Effective decision-making, better strategic planning, better team cohesion and employee retention — the list of outcomes from investing in leadership development in medical group practices is long and varied, and just about everyone agrees that it’s necessary to succeed in a rapidly evolving industry such as healthcare.
But the questions of how much is invested and which specific mechanisms are needed to build a new generation of healthcare leaders have never produced one-size-fits-all answers, as discovered in a July 25, 2023, MGMA Stat poll.
Our most recent poll asked medical group practice leaders how they provide leadership development within their organizations:
- The majority (38%) said they use CEU allowances or tuition help.
- Another 32% said they use an in-house program dedicated to leadership.
- Another 9% said they use consulting services to help develop leaders in their organization.
- More than one in five (21%) responded “other,” of which most of the responses were “all of the above” or a combination of multiple answer options.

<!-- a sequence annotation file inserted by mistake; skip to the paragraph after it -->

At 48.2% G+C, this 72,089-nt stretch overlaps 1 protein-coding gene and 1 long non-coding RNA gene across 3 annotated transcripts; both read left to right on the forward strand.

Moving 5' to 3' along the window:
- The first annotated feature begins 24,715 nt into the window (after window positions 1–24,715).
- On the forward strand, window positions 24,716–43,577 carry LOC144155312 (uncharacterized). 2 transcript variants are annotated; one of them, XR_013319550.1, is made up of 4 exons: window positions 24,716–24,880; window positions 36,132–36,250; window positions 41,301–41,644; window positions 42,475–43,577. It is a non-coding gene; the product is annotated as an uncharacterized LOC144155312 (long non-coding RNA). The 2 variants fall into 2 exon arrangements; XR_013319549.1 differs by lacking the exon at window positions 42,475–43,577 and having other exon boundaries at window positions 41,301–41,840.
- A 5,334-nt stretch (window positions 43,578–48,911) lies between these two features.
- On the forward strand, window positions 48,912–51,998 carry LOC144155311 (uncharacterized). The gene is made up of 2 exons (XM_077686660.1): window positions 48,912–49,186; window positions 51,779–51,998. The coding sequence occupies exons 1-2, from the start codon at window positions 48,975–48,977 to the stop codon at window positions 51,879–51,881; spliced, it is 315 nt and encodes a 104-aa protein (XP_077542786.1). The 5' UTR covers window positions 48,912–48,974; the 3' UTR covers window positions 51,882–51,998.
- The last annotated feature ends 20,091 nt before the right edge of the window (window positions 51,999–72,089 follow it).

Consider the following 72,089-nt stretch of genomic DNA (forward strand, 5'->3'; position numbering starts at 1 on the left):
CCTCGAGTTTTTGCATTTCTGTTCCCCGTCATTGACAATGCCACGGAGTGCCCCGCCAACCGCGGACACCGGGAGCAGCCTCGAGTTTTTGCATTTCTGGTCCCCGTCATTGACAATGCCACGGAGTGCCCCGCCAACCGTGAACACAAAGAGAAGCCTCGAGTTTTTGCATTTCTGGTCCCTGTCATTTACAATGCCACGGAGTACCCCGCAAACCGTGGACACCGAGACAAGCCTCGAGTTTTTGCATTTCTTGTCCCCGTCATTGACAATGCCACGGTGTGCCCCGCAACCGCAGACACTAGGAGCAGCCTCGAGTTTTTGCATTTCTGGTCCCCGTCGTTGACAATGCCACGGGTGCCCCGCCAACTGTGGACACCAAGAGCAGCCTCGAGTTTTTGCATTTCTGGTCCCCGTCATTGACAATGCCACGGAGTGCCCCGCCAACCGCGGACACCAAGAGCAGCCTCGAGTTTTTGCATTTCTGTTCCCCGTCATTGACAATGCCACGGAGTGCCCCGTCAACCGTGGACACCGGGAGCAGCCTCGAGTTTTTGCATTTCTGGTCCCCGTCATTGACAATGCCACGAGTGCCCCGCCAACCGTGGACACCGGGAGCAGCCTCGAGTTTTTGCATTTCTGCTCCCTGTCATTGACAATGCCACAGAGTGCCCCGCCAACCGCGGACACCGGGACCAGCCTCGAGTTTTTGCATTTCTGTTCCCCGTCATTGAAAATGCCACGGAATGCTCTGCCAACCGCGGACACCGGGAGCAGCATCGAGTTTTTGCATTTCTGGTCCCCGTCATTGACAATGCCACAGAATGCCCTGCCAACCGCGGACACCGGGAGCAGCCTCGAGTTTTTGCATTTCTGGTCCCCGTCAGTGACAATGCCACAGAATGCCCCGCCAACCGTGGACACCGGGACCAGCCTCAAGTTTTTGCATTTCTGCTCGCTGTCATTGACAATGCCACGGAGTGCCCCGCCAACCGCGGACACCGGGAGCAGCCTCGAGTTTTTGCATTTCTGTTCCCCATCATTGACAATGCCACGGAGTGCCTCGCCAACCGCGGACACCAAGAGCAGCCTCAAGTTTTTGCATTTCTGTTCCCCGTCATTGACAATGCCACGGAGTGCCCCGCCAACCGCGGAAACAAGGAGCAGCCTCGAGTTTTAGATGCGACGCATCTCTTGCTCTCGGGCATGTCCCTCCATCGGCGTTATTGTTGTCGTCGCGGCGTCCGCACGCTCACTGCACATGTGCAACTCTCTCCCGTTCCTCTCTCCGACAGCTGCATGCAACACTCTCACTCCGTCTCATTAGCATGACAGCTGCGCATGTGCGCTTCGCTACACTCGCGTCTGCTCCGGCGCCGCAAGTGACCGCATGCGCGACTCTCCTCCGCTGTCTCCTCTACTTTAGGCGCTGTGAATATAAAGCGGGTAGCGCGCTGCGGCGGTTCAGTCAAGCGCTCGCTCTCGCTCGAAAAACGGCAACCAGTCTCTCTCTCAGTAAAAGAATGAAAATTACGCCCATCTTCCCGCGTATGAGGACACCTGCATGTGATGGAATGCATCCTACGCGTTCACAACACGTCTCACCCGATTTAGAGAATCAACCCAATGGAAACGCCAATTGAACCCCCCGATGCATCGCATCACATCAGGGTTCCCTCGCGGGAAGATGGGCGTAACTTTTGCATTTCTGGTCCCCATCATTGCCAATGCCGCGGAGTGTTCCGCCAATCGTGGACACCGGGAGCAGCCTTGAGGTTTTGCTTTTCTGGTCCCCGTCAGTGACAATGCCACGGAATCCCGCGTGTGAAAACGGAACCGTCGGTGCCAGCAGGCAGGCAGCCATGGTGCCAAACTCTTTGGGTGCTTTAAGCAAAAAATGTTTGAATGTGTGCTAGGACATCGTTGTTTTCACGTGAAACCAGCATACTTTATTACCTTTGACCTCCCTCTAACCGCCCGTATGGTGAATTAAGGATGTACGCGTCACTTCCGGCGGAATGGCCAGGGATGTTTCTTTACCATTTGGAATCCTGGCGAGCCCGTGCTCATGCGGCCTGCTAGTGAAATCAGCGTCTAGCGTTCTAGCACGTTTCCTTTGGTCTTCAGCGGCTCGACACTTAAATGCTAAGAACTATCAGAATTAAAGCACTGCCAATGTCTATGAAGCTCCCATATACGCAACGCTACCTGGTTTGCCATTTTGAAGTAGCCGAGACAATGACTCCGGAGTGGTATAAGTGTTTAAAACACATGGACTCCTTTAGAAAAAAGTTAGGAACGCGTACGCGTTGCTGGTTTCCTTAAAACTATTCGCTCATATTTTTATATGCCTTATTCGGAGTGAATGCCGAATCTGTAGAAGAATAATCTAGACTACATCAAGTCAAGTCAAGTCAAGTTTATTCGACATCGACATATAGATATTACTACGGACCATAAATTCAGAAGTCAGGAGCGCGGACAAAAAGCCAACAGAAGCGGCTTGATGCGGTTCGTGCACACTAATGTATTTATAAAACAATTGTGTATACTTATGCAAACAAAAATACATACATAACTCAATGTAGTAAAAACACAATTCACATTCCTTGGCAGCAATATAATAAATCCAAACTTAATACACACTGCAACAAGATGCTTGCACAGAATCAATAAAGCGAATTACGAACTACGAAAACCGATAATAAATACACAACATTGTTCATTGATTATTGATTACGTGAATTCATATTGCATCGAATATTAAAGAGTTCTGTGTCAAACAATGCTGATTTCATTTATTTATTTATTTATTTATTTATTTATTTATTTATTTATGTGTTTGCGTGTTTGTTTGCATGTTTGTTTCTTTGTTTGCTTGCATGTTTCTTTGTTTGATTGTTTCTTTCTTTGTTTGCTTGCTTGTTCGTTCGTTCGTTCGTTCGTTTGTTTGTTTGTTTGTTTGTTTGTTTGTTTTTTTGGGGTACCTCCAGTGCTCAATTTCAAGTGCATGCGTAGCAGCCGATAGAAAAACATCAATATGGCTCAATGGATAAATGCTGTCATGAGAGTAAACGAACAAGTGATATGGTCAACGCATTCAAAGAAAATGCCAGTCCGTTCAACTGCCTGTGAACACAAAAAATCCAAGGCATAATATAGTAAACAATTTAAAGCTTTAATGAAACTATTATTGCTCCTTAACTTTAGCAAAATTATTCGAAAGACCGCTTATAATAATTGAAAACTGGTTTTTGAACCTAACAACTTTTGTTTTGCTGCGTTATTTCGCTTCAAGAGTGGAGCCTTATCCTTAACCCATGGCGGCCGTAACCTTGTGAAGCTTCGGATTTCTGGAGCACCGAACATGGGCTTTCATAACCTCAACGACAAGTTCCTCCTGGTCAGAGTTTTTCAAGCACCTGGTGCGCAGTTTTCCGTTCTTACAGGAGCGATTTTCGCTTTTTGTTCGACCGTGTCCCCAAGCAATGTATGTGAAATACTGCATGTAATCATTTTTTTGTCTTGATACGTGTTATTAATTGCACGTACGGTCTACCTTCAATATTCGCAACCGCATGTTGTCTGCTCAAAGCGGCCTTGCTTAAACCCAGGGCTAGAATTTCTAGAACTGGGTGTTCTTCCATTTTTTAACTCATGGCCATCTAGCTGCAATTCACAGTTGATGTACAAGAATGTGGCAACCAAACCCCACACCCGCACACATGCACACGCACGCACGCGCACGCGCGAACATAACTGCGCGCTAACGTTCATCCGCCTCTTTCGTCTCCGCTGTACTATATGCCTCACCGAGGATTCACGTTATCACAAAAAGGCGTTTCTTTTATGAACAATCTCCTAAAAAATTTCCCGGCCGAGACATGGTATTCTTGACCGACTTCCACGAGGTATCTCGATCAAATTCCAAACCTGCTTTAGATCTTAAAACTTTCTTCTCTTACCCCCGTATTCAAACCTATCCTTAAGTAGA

The poll had 337 applicable responses. These findings come after a May 30, 2023, MGMA Stat poll found that most medical group leaders (42%) point to leadership as the top area to focus on developing their managers in 2023, nearly outpacing the next two areas — operations (24%) and finance (20%) — combined. Leadership development also has been a strong focus on the physician side. As noted in an October 2022 MGMA Connection feature on physician leadership education:
Hospitals, medical schools, and physician practices, even within the same organization, commonly operate with three separate leadership structures, incentives and goals. This lack of integration results in a structural imbalance and fragmentation that holds back advancement in the healthcare system. Given these growing complexities, it is imperative that physicians have access to resources that will prepare them to successfully lead these systems.